By: Noelani Mathews | WCTV Eyewitness News
February 5, 2018
THOMASVILLE, Ga. (WCTV) -- The doors to the Jack Hadley Black History Museum stay open year-round.
Founder James Jack Hadley says he's always happy to share his collection, but especially this month.
"It sort of set a chill spell all through my body," says Hadley, recalling a phone call from the City of Thomasville.
Hadley says for the first time ever, the City of Thomasville wants to help collaborate on a month of black history.
"They don't really understand the complex and rare, rich history this city offers," says Jamarcus Underwood, who works at the museum.
He helps educate local youth with tours at the museum.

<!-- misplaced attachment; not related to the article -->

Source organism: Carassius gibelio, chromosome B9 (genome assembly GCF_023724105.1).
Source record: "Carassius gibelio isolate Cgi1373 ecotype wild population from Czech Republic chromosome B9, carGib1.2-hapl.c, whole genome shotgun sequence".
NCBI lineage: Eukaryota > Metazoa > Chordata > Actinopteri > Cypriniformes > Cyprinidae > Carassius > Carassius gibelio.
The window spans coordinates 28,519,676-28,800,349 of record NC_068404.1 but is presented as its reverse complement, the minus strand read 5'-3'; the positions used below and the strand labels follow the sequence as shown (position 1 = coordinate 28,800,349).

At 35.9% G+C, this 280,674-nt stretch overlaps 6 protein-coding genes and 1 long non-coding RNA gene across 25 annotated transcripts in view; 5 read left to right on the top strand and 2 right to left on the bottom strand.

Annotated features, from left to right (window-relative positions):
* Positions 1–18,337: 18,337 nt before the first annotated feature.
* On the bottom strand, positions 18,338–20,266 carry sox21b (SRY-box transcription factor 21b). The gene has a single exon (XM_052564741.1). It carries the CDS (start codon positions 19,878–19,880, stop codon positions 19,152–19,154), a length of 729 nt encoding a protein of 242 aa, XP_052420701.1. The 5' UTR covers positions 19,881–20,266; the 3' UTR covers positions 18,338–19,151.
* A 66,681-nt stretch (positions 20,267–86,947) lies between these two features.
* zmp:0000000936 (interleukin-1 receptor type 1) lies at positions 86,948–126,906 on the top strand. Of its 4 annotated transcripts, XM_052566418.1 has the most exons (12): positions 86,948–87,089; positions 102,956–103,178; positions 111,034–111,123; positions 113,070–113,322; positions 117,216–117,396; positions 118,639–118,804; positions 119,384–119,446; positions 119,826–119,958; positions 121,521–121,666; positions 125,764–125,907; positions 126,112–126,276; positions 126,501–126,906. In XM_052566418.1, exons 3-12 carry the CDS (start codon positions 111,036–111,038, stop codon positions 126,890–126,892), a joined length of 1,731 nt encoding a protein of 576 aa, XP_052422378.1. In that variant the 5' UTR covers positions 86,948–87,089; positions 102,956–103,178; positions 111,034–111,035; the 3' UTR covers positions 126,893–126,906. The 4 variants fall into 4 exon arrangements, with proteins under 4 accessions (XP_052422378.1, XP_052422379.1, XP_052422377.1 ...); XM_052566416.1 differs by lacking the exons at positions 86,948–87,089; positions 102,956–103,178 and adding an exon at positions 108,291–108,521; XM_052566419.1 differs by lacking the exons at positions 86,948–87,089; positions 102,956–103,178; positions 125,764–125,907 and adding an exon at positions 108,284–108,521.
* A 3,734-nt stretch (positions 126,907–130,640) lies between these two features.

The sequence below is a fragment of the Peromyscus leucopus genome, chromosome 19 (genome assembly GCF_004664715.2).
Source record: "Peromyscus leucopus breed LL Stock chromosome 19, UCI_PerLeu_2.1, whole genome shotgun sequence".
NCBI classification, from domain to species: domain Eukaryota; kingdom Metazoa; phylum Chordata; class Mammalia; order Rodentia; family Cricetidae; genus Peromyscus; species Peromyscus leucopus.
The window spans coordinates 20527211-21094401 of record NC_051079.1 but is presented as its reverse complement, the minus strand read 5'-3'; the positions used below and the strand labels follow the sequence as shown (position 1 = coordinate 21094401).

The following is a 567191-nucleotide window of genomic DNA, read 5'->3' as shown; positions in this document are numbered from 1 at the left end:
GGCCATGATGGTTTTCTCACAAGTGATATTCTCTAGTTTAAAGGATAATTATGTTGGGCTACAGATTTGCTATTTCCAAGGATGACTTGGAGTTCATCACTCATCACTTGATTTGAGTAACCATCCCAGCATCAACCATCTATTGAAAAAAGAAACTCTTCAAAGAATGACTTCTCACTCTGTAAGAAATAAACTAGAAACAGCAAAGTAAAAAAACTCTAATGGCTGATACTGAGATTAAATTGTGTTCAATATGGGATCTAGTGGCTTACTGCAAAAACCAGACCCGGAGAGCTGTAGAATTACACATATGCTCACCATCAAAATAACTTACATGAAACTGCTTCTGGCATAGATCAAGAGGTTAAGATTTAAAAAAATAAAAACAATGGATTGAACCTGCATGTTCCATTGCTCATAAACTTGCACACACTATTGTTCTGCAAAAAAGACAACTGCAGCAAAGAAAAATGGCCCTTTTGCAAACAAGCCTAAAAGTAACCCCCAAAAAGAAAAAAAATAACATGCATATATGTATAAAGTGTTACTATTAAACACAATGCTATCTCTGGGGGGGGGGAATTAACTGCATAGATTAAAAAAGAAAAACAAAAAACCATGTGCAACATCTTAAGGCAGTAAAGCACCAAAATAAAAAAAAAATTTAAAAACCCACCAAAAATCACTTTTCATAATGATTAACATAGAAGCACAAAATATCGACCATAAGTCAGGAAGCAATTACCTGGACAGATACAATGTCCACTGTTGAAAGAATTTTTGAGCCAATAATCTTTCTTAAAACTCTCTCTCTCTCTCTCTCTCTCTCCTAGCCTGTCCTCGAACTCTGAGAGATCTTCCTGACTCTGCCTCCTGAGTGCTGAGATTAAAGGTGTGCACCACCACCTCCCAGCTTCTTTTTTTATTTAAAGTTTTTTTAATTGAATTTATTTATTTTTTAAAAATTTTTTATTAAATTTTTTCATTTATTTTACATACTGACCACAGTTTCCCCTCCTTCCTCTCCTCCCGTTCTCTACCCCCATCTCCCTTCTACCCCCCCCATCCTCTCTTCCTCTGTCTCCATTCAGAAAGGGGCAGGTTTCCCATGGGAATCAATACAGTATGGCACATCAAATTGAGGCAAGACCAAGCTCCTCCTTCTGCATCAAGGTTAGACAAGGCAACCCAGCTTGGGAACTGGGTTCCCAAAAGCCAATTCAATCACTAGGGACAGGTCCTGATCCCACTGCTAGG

"He says it made his heart pump hard because he was so excited," says Hadley, describing the recent reaction from a third grade visitor.
Underwood also helps bring in new exhibits to show the community where it all started.
"That happened to Flipper, that happened to Young, and a number of other individuals in this museum, but that didn't deter them from their ultimate goal," says Underwood.
He hopes people find a connection by telling the stories of the men and women that paved the way for a better life.
"We want to be a healing museum," says Hadley. "If there's a sad thing in your community, they can come here and see that there were other people who struggled hard and gave their life to make all this possible."
On Saturday, Feb. 17 starting at 10 a.m., the museum will host their fifth annual Buffalo Soldiers Heritage Festival & Thomasville-Thomas County Public Safety Day.
Hadley says they are also excited to welcome tours to more than 1,300 students from local area schools until March.
For more information, you can visit jackhadleyblackhistorymuseum.com.